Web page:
There are two live-action movie adaptations of Rudyard Kipling’s classic India jungle adventure novel The Jungle Book currently in development. Warner Bros. is moving forward with a version that has Andy Serkis directing, while the other is from Walt Disney Pictures and has already been scheduled to debut in theaters in Fall 2015.
Serkis calls his Kipling adaptation “quite a dark take” on the story of Mowgli the Man-Cub, but Jon Favreau – who is calling the shots on Disney’s new Jungle Book movie – says his project will be the first “real family film” that he’s made in a while.
Favreau got his start as a writer/director with adult-oriented fare such as Made, before he tried his hand at quirky kid-friendly material like Elf and Zathura: A Space Adventure; over the decade (or so) since then, Favreau has churned out Iron Man movies, the genre-blending Cowboys & Aliens comic book adaptation, and this May’s R-Rated indie comedy Chef. That’s to say, a gee-whiz family adventure could be a good next move for Favreau, now that he’s cleansed his palate a bit with his most recent film.
The cast of Favreau’s Jungle Book already includes Idris Elba (Pacific Rim), who is voicing the iconic tiger villain Shere Khan – a digitally-rended character in this CGI/live-action project. THR is reporting that Scarlett Johansson – who worked with Favreau on Iron Man 2 and Chef – is current in talks to join Elba as a cast member, along with the newly-minted Oscar-winner Lupita Nyong’o (12 Years a Slave)
Nyong’o, should she sign on, will provide the voice for the CGI Raksha, the mother wolf who finds the infant Mowgli in the jungle and decides to adopt him as her own child. Meanwhile, Johansson is reportedly up to provide the vocals for the digitally-animated python Kaa, who most people know as a villainous-type from Disney’s famous 1967 animated film adaptation of the Jungle Book source material.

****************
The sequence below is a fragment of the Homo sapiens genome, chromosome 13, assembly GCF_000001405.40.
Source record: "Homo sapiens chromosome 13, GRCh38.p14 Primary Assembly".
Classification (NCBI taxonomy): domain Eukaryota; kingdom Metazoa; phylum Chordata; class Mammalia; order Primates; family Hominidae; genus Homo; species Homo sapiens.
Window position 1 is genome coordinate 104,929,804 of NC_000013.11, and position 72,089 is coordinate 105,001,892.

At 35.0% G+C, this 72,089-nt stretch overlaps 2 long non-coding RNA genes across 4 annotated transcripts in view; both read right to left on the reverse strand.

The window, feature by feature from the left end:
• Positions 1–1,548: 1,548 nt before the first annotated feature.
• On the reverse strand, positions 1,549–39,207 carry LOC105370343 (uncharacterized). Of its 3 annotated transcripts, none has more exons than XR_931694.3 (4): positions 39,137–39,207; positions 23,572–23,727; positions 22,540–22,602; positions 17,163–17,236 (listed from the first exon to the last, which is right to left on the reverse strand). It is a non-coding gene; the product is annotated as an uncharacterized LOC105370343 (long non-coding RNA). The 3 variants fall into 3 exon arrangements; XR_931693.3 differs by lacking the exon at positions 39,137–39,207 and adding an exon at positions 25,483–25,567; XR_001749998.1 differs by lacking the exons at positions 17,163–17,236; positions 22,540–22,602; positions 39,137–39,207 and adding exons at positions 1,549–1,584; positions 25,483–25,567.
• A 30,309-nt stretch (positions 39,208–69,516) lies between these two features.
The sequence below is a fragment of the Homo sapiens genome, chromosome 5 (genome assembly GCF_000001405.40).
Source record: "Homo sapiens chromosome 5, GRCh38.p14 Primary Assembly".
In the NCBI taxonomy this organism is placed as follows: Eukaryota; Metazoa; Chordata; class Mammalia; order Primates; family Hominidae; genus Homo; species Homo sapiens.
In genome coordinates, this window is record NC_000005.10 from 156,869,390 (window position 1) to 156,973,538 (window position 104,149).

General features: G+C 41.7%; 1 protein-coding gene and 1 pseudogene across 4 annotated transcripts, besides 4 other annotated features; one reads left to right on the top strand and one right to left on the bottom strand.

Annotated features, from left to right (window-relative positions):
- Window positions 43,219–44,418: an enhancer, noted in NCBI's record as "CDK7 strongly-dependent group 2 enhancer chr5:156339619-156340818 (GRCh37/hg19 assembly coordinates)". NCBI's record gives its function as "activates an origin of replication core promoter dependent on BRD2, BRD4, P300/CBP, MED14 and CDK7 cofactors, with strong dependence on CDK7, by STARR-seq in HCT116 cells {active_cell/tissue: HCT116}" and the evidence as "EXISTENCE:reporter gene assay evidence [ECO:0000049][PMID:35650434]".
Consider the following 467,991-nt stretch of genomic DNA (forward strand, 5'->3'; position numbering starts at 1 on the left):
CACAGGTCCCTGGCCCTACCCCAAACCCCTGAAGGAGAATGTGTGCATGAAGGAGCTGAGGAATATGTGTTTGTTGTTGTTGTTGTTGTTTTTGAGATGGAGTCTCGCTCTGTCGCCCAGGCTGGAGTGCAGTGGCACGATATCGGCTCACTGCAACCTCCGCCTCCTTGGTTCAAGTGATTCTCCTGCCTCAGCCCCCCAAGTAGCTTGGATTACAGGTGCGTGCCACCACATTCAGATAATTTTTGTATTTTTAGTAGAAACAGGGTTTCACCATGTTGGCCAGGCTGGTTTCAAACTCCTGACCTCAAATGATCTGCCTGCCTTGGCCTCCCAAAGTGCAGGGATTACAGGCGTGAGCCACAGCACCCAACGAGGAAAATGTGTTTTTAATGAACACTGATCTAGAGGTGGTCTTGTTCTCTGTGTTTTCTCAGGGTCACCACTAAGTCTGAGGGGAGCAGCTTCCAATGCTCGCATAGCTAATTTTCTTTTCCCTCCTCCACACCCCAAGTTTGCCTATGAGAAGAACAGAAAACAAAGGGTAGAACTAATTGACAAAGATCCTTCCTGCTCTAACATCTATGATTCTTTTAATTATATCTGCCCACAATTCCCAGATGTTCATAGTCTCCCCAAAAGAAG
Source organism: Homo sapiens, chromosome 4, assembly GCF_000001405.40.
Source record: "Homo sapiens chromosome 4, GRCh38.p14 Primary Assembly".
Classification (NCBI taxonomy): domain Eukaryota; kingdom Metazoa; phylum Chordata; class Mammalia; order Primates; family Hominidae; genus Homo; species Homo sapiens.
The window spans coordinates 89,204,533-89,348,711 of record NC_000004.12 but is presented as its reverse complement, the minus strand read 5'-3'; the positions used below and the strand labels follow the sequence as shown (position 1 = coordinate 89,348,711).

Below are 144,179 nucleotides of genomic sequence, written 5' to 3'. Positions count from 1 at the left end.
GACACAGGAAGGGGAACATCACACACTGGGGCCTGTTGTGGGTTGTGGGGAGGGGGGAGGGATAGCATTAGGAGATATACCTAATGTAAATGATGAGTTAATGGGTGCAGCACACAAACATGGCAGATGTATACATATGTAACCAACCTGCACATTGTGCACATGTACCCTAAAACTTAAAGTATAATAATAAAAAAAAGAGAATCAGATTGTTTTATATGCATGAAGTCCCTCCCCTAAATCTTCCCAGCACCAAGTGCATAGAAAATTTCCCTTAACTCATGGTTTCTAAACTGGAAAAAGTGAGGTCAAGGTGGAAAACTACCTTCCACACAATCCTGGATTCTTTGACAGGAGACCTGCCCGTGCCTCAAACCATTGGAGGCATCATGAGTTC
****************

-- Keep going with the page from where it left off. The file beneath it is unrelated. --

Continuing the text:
Johansson as Kaa is a bit outside the box, as far as casting choices that immediately spring to mind are concerned, but she certainly has the nuanced vocal mannerisms to play the role well (see: her voice performance in Her). Besides, as Jungle Book is a story that has been told and re-told so many times, Favreau’s movie has a better chance of feeling fresh if it bucks tradition here and there.
As for Nyong’o, she’s recently been considered to join upcoming tentpoles like Joe Wright’s Pan – an origin movie for Peter Pan – and J.J. Abrams’ Star Wars: Episode VII, so it’s nice to see the breakout performer finally land a role in one of these block-busting features. It remains to be seen how substantial her role in Jungle Book is, but like Elba and Johansson, she possesses an expressive voice that lends itself naturally to the field of voice-acting.
Screenwriter Justin Marks (Street Fighter: The Legend of Chun-Li) is the biggest wild card in Disney’s hand here. He penned an early script draft for David Fincher’s canceled 20,000 Leagues Under the Sea, which Disney passed over largely due to budget concerns; apparently, his work there was good enough for him to earn the company’s trust with its third take on Kipling’s Jungle Book (after the 1960s cartoon feature and the 1994 live-action film adaptation released by the Mouse House).
The Jungle Book opens in 2D and 3D theaters in the U.S. on October 9th, 2015.